When we practice Lean UX, we ensure we’re solving a real problem for real customers in a meaningful way. Some teams we work with today create entirely new products or services. They are not working within an existing product framework or structure. In “greenfield” projects like these, we are simultaneously trying to discover how this new product or service will be used, how it will behave, and how we are going to build it. Most importantly, we want to validate that it’s solving a meaningful problem for its intended target audience. This is an environment of continual change, and there isn’t a lot of time or patience for planning or up-front design.

Other teams work with established products that were created with traditional design and development methods. Their challenge is different. The systems they work on were developed to meet the needs of a specific period of time. The rapid pace of change in the market means that those needs have likely evolved. These teams need to optimize these existing platforms to meet new realities while increasing revenue and brand value. They usually have more resources at their disposal than a ground-floor startup, but they still have to use their resources efficiently—discovering the best way to spend those resources to build products and services their customers actually want.

Perhaps one of the toughest changes Lean UX asks us to make is to overcome the feeling that we are showing work in an “unfinished” or “ugly” state. Even today, after nearly 15 years of working this way, we still struggle with this one. We’ve learned over the years that our first attempt will inevitably require revision. So the sooner we get our ideas out, the sooner we can figure out what those revisions should be. Waiting too long to get that feedback is wasteful. We invest too much in the initial design and are less flexible to changes because of the effort we’ve already put in. The sooner we learn what changes need to be made, the less we’ve invested in the current idea. It will hurt less to change course. Accepting the iterative nature of design and, more broadly, software requires the support of a high-functioning, humble, collaborative team. You need to know—as a team—that you’re not going to get it right the first time and that you’re all working together to iterate your way forward. The deployment of the code is not the measure of a Lean UX team’s success. It’s the positive impact you have on your customers.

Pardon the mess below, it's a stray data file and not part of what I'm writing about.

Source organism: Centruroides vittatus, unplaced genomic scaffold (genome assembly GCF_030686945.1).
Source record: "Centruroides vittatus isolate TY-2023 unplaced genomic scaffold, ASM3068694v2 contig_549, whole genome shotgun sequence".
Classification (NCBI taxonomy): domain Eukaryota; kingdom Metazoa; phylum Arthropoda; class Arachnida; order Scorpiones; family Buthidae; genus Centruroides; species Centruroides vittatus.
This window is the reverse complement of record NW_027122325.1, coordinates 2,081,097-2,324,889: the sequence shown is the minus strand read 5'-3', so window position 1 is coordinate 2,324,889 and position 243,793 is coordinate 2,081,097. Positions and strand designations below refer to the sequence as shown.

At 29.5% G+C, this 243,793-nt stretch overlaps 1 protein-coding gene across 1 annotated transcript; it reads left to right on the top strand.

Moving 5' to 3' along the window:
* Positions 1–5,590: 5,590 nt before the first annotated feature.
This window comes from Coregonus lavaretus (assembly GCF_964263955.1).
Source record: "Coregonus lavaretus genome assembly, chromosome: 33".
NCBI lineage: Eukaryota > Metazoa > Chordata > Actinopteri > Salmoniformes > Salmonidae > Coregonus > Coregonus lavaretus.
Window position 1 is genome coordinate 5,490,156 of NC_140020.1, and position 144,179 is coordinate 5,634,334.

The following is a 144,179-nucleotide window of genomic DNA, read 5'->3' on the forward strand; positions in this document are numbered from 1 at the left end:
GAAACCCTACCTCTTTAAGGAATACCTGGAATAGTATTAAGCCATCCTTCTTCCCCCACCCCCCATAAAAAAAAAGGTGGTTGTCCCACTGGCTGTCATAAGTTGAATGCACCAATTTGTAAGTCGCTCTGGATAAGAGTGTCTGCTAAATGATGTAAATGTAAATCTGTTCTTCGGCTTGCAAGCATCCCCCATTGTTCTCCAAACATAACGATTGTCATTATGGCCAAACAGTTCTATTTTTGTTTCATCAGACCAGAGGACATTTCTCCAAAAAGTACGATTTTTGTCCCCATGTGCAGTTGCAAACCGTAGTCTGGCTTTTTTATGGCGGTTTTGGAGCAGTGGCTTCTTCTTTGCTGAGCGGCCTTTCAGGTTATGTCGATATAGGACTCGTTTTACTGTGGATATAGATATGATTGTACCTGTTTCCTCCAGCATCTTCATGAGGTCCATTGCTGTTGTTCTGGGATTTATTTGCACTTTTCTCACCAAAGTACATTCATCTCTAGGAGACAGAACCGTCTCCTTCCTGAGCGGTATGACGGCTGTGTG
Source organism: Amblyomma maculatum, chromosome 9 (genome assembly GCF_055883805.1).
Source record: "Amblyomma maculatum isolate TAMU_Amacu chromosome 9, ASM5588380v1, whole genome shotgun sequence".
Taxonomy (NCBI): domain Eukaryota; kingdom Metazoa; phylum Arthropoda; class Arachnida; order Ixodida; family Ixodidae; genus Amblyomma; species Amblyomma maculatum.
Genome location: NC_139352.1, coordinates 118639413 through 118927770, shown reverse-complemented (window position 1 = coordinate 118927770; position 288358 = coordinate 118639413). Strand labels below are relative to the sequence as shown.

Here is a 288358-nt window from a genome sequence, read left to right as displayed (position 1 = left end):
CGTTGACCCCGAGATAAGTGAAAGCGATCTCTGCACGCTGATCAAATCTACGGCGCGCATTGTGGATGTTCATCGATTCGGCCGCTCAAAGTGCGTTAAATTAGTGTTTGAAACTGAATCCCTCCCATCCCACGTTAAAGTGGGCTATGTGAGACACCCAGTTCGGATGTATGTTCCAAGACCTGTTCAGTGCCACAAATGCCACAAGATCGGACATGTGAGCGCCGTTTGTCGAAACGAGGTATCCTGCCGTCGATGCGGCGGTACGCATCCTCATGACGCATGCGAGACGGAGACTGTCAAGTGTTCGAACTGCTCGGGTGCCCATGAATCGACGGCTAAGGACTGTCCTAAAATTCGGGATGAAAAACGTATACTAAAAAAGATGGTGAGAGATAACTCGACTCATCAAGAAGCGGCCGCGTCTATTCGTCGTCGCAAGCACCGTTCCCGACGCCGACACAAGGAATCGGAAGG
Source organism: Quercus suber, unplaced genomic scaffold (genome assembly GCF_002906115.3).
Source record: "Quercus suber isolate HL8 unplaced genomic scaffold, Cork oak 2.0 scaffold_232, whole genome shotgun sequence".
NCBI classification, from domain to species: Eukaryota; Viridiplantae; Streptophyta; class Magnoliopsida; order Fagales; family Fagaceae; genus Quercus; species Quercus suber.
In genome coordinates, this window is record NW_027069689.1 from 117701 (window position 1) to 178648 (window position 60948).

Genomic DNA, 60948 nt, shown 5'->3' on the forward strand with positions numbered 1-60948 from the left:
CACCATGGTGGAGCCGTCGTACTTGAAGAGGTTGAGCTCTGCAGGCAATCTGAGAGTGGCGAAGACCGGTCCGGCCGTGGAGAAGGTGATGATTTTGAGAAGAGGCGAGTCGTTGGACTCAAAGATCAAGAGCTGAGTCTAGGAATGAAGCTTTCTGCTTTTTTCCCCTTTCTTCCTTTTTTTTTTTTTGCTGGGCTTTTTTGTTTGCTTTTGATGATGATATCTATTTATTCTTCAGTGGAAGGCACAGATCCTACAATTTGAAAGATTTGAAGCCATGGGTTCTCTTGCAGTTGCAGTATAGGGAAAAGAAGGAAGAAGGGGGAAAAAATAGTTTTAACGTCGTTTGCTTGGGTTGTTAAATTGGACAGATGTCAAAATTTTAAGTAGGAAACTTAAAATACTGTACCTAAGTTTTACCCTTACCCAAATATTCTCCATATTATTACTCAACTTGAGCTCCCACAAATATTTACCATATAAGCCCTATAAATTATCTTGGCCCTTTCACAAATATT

There are many elements that affect the success of digital systems. Design is certainly an important component, but product management, engineering, marketing, legal, compliance, and copywriting (to name a few) all have an impact on the system. No one discipline has all the answers. To that end, no one point of view has all the answers, either. The greater the diversity of your team—gender diversity, racial diversity, etc.—the more innovative and broad-reaching the solutions the team generates. Inclusivity is key to a successful collaboration. This is the nature of our digital medium. Broad collaboration creates better work. Revision and iteration make for better products. Within the pages of this book, we’ve distilled the insights and tactics that have allowed us to adopt this point of view and to create real success for product and business teams—and real satisfaction for customers.